Don’t Like Your Career Story? Change It!

The Same-Old Career Story

The year was 2005.

I was a government lawyer who had plateaued in my career after 11 years. The thought of another thirty years of doing what I did was becoming unbearable. Surely I was in the wrong profession.

Why was it so hard to admit to myself I’d made a mistake and just move on? Looking back now, I think I felt hemmed in by the career decision I’d made as a student. It was a decision I’d made in good faith, but with not much self-belief. I was 19, and inclined to trust what other people said was right for me, rather than the inner voice that suggested a different course of study. Afterwards, I couldn’t bring myself to backtrack. How could I, when it would mean admitting that I’d wasted five years studying law for nothing?

Because of the choices I made early in life, I spent 11 years – more than a decade of my life! – doing work in which I was at best mediocre. Thankfully, I was given an opportunity to rewrite my career story.

Exploring Possibilities

While looking for ways to change my life, I attended a career counseling conference at a local uni. There, I heard words that made me tingle all over. Transferable skills. The Flower diagram. The RIASEC code. The Keirsey Temperament Sorter. Career counseling. Here at last was a career that made sense, that made me go “This is what I’m meant to do!”

Going with the flow, I enrolled in the Worklife Asia Career Development and Performance Coaching Certification Program, and received further affirmation that I was indeed on the right path for me.

The more I investigated, the more I found myself drawn to the field of careers and personal development. Career counseling fits so naturally with my desire to live a life of significance and positive impact.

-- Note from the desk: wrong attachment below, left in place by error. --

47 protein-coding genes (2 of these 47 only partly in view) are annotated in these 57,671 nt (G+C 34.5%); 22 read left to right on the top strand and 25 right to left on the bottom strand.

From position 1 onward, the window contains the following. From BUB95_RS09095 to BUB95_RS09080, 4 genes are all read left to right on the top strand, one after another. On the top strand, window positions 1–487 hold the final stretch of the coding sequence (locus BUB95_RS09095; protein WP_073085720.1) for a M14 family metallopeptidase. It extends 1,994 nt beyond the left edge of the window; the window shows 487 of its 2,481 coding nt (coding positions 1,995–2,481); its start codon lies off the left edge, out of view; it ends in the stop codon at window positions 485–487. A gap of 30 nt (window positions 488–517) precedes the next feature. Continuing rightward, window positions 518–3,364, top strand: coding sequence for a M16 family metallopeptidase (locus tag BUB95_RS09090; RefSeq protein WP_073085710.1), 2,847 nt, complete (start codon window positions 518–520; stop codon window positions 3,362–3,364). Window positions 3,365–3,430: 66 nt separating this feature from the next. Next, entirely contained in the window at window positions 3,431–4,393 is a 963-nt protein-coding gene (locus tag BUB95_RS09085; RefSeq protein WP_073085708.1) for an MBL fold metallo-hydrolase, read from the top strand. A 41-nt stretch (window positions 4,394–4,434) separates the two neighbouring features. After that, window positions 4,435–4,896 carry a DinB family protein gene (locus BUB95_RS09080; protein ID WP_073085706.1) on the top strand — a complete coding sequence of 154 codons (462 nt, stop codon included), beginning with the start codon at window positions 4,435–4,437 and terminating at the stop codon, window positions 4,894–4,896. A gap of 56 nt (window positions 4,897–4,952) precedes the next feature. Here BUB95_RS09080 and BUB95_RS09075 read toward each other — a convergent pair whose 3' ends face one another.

The people I see myself working with fall into two groups:

  • confused and clueless Year 10 to Year 12 students who need help to make wise decisions about career and further education
  • employees who have worked 10-15 years, want more challenge and variety as well as work-life balance, and are keen to explore the possibilities of a midlife career change.

My Tipping Point

When I left the legal profession, I received some interesting reactions. Many people were shocked that I could walk away from something so safe and secure. That is understandable. Fear has a big say over the way we live our lives.

But several people were moved to re-examine their career paths, as I later found out when I shared my career story at a seminar.

What made me Just Do It?

I think it was a strong sense of destiny, a realization that I had reached a place of now-or-never. If not now, then when?

Did I want to wait, to quote Eowyn in Lord Of The Rings, “until use and old age accept them, and all chance of doing great deeds is gone beyond recall or desire”?

Change My Career, Change My Life

The purpose of life is to grow, and growth involves change. That’s what my career change has given me. On one level, I wanted to see how far I can take my love of writing and my passion for helping people in their careers.

But more than that, I’ve made a conscious and deliberate choice to get away from the familiar and comfortable things that I habitually hide behind and accept unquestioningly. In doing so, I am giving myself permission to find my own sound and make my unique contribution before it is too late.

The Present

My old career story ended, and a new one began. It has led me here, to the intersection of your career path and mine.

I hope some part of my story has been helpful to you. More importantly, I encourage you to trust yourself enough to heed that still small voice inside you and go where it leads. It will be worth it.


Serena Tan Author of the forthcoming book How To Reinvent Your Life at Any Age

“It’s one thing to dream,
but when the moment is right, you’ve got to be
willing to leave what’s familiar
and go out to find your own sound.”

Howard Schultz and Dori Jones Yang, Pour Your Heart Into It: How Starbucks Built A company One Cup At A Time

Two roads diverged in a wood, and I—
I took the one less traveled by,
And that has made all the difference.

Robert Frost, The Road Not Taken

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